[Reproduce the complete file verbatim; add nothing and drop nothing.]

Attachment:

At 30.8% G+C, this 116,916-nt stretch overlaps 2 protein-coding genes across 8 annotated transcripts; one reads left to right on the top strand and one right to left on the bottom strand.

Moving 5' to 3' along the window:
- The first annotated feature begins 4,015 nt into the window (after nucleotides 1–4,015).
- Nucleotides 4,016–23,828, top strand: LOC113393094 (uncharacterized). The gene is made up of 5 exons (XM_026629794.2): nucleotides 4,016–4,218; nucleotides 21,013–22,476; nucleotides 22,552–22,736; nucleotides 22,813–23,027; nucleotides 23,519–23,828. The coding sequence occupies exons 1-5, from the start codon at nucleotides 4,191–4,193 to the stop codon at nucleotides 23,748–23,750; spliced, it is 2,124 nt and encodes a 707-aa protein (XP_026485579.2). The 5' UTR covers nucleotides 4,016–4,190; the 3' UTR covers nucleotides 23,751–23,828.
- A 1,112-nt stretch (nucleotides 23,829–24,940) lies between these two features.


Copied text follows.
At 30.8% G+C, this 116,916-nt stretch overlaps 2 protein-coding genes across 8 annotated transcripts; one reads left to right on the top strand and one right to left on the bottom strand.

Moving 5' to 3' along the window:
- The first annotated feature begins 4,015 nt into the window (after nucleotides 1–4,015).
- Nucleotides 4,016–23,828, top strand: LOC113393094 (uncharacterized). The gene is made up of 5 exons (XM_026629794.2): nucleotides 4,016–4,218; nucleotides 21,013–22,476; nucleotides 22,552–22,736; nucleotides 22,813–23,027; nucleotides 23,519–23,828. The coding sequence occupies exons 1-5, from the start codon at nucleotides 4,191–4,193 to the stop codon at nucleotides 23,748–23,750; spliced, it is 2,124 nt and encodes a 707-aa protein (XP_026485579.2). The 5' UTR covers nucleotides 4,016–4,190; the 3' UTR covers nucleotides 23,751–23,828.
- A 1,112-nt stretch (nucleotides 23,829–24,940) lies between these two features.